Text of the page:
xxxxxOlbers was not an astronomer by profession. He was born at Arbergen, near Bremen, and after completing a medical course at Gottingen in 1780, he practised as a physician in Bremen for over forty years. However, he was keenly interested in astronomy and spent much time working in an observatory at the top of his house.


xxxxxItxis interesting to note that some of his discoveries were made while he was working as a founder member of the Celestial Police. This was a group of astronomers who got together in 1800 in an attempt to find a “missing planet”, thought to be orbiting the sun somewhere between Mars and Jupiter. Supported by the German astronomer Johann Schröter (1745-1816) (illustrated), then working at Lilienthal near Bremen, (a man famous for his detailed study of the moon), they divided the zodiac into a number of zones, making sure that each zone would be searched by more than one member. The planet never materialised, but in 1801 the Italian astronomer Giuseppe Piazzi, working at the observatory he founded at Palermo, Sicily, discovered the first asteroid or minor planet orbiting between the orbits of Mars and Jupiter. Named Ceres after the Roman goddess of agriculture, its diameter was estimated at 440 miles. The group was disbanded in 1815, but it made a number of useful discoveries during its “sweep” of the zodiac.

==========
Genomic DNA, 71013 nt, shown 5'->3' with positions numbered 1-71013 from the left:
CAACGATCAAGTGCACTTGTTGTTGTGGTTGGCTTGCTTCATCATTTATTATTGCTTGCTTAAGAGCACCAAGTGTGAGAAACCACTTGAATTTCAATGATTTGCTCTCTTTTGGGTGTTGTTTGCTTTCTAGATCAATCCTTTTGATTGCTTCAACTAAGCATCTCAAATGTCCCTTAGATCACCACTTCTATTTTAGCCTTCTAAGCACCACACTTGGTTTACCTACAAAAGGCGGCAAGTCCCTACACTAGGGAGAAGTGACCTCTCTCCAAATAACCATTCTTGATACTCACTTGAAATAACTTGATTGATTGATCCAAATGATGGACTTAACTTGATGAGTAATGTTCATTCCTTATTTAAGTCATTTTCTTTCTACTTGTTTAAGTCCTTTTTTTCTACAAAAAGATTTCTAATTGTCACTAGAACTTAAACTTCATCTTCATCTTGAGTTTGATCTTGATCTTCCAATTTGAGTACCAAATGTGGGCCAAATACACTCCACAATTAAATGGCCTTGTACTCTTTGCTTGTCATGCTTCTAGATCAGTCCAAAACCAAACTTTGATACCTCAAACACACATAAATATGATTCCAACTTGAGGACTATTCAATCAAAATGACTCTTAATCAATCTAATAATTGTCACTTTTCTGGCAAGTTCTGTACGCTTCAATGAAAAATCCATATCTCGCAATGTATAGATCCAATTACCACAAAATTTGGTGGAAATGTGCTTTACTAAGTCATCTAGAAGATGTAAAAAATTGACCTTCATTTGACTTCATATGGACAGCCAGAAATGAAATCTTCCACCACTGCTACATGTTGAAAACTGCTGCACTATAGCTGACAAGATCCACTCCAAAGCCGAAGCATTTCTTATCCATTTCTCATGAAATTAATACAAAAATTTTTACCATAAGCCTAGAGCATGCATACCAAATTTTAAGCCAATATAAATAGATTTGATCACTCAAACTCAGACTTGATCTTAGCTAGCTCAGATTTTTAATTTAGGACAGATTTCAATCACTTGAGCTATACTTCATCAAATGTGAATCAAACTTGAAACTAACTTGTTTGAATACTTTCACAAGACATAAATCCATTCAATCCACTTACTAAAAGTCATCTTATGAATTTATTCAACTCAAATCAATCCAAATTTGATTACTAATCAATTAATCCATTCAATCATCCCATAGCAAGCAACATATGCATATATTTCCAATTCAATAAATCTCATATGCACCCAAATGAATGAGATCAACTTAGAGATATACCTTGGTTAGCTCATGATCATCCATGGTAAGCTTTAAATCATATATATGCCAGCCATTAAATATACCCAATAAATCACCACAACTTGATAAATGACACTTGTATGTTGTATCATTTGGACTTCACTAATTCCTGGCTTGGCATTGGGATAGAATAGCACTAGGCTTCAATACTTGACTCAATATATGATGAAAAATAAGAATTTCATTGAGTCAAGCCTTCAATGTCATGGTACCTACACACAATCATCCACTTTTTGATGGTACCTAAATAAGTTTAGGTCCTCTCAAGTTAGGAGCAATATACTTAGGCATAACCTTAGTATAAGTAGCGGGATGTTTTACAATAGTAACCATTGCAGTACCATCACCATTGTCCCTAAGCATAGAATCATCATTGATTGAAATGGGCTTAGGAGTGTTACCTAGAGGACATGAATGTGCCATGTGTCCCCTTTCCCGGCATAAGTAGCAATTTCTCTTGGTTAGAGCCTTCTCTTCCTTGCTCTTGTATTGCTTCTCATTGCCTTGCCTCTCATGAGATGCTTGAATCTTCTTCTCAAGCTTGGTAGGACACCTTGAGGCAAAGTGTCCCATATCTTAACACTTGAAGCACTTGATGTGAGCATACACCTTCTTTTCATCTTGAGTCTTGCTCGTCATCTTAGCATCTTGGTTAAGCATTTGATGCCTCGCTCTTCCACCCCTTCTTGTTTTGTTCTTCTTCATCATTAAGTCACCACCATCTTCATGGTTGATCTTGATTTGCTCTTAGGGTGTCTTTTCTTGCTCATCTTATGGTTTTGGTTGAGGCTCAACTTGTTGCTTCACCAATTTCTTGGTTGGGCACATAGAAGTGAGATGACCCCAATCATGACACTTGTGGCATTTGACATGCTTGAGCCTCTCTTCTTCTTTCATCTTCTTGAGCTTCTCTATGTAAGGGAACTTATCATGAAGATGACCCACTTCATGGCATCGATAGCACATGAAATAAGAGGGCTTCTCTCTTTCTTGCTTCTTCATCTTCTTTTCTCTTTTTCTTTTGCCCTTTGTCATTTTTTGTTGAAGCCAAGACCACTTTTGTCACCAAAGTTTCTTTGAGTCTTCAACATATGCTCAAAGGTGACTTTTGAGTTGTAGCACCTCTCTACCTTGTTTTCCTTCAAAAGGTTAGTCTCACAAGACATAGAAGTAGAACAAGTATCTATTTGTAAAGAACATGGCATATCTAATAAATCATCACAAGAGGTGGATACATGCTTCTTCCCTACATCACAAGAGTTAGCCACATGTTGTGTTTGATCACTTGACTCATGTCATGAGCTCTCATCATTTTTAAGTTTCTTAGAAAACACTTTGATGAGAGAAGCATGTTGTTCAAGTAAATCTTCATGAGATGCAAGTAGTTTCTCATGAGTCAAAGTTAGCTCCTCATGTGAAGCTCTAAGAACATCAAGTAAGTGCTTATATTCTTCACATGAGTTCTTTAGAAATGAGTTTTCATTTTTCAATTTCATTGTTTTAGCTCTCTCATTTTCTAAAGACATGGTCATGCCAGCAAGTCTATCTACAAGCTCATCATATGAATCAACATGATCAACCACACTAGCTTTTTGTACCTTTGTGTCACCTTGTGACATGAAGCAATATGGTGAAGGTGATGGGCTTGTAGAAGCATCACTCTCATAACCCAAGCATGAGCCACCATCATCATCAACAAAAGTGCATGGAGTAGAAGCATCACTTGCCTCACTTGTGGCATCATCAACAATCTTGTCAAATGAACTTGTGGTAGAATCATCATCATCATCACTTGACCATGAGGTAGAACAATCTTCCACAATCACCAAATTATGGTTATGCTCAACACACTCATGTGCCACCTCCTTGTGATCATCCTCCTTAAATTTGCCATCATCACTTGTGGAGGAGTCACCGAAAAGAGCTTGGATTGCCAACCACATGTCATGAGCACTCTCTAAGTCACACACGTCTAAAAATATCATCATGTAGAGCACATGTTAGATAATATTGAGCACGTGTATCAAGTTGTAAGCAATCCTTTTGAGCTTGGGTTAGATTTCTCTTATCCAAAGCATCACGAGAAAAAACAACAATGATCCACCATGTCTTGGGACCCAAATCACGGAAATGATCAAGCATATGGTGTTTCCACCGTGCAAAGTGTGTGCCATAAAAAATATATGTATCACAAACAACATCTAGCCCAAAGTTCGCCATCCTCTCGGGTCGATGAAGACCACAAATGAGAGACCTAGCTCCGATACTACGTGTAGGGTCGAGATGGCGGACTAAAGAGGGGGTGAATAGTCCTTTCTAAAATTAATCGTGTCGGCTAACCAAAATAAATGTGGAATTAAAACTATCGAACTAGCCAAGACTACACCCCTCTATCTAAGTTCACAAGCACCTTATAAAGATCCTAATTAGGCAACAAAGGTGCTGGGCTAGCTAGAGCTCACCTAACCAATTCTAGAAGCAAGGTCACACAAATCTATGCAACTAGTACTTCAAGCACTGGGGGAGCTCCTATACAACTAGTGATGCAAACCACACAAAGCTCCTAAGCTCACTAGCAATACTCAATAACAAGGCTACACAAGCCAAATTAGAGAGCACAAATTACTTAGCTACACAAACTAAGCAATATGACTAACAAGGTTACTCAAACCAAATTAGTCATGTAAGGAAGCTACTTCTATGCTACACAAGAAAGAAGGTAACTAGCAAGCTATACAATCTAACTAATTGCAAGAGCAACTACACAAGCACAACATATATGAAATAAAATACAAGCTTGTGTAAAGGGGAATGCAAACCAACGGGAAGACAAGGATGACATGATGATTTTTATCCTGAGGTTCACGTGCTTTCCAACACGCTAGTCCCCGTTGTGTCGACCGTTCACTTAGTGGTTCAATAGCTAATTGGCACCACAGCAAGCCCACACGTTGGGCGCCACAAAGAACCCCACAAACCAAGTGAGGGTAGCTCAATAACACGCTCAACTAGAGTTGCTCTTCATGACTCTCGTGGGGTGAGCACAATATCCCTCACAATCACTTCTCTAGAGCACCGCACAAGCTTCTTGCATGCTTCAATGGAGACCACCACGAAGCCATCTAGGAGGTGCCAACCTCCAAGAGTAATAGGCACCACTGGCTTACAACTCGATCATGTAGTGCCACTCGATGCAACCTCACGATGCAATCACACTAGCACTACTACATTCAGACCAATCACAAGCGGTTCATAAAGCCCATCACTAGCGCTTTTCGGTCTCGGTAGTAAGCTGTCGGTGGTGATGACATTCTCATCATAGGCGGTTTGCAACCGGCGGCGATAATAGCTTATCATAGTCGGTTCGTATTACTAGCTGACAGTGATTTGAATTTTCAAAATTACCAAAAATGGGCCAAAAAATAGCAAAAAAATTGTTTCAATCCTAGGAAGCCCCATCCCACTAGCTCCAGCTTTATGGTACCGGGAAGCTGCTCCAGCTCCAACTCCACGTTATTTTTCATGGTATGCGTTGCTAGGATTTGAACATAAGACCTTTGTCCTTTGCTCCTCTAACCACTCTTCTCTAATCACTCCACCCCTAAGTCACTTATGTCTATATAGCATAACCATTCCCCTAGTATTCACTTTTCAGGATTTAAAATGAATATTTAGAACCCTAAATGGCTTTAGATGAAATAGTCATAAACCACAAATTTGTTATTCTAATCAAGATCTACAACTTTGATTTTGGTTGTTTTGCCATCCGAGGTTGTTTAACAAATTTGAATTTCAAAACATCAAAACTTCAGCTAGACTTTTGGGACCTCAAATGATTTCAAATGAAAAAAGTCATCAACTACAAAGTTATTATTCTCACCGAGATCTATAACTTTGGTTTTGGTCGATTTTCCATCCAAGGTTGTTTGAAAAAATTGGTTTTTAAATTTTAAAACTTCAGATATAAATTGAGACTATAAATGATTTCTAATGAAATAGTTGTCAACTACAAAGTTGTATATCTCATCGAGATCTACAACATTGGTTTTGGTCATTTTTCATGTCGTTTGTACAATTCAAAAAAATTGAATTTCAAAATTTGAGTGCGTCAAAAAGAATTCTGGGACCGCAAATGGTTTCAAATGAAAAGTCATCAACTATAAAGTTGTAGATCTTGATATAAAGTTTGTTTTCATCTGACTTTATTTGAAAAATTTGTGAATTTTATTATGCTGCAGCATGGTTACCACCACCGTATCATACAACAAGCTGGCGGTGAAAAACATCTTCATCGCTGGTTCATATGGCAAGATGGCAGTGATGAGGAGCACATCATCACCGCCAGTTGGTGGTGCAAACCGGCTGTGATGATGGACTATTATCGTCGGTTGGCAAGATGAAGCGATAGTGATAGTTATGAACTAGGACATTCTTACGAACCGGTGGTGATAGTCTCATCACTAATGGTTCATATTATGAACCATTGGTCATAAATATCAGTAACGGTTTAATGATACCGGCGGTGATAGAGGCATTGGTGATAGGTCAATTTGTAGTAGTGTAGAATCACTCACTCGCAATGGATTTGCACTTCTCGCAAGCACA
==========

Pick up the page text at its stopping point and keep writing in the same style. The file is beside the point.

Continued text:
xxxxxAndxitxwas in this year, 1809, that another German, the physicist Ernst Chladni (1756-1827) published his Traité d’acoustique. His research into the velocity of sound included experiments with strings and rods, and the use of sand on a vibrating metal plate to give shape to the different sound patterns - known as “Chladni’s figures”. He gave lectures throughout Europe on his experiments and findings, and is regarded today as the founder of the science of acoustics,

xxxxxAxfew years later, around 1814, yet another German, the physicist Joseph von Fraunhofer (1787-1826) began plotting more than 550 dark lines in the sun’s spectrum. Used in optical research, these lines were named after him. They had, in fact, been seen and mentioned earlier, in 1802, by William Wollaston, an English scientist who made advances across a wide range of scientific subjects, but he had not investigated them further. Fraunhofer’s research was cut short by his untimely death at the age of 30, but it marked the beginning of a new science of astrophysics, the chemistry of the stars.


Heinrich Olbers and

the Celestial Police